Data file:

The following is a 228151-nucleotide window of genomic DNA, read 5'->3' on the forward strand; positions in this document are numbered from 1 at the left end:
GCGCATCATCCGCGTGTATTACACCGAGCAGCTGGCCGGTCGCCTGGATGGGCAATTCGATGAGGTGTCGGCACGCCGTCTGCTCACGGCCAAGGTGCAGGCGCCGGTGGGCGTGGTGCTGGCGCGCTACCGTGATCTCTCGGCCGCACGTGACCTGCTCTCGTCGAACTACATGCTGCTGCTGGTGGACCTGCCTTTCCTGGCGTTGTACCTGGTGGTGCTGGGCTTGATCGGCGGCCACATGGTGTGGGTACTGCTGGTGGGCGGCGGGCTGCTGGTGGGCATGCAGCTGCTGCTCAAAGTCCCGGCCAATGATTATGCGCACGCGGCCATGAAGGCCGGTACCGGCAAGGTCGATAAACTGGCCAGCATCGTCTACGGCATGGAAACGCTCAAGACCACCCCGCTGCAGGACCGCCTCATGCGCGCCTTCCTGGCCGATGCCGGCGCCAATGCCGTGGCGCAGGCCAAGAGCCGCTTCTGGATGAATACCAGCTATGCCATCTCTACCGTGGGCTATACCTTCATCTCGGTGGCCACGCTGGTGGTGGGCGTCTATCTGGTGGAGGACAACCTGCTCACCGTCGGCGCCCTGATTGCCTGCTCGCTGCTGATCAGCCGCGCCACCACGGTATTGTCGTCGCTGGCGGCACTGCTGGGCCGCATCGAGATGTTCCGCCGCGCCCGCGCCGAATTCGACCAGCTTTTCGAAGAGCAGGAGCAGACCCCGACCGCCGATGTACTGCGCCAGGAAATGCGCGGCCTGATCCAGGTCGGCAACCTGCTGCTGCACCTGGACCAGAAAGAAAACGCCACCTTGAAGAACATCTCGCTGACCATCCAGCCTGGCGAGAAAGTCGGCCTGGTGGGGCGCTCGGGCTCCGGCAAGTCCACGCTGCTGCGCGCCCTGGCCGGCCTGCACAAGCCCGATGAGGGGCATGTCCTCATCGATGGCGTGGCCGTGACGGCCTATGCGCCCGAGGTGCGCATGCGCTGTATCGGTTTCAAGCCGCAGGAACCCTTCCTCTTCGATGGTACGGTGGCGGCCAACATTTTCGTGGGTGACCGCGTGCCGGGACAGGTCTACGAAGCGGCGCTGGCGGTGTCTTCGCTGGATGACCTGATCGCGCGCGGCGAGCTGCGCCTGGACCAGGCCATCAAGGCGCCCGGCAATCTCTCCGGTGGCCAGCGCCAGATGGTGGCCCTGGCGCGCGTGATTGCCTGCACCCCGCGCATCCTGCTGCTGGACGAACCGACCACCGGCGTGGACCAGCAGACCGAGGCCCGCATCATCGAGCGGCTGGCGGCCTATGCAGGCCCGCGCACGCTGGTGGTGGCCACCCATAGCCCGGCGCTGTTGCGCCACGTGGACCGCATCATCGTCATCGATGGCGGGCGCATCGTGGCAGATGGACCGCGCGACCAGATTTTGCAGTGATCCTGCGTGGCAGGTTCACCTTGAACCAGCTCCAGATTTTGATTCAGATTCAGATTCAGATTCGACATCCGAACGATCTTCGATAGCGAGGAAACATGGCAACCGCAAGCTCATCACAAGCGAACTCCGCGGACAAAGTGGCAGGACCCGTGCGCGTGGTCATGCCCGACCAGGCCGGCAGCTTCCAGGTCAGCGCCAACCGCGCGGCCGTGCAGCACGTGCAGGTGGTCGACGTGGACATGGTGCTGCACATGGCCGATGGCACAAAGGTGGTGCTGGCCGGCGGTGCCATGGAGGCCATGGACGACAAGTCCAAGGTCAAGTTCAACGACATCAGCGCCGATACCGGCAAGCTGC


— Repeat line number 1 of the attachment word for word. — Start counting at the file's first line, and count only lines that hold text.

The following is a 228151-nucleotide window of genomic DNA, read 5'->3' on the forward strand; positions in this document are numbered from 1 at the left end: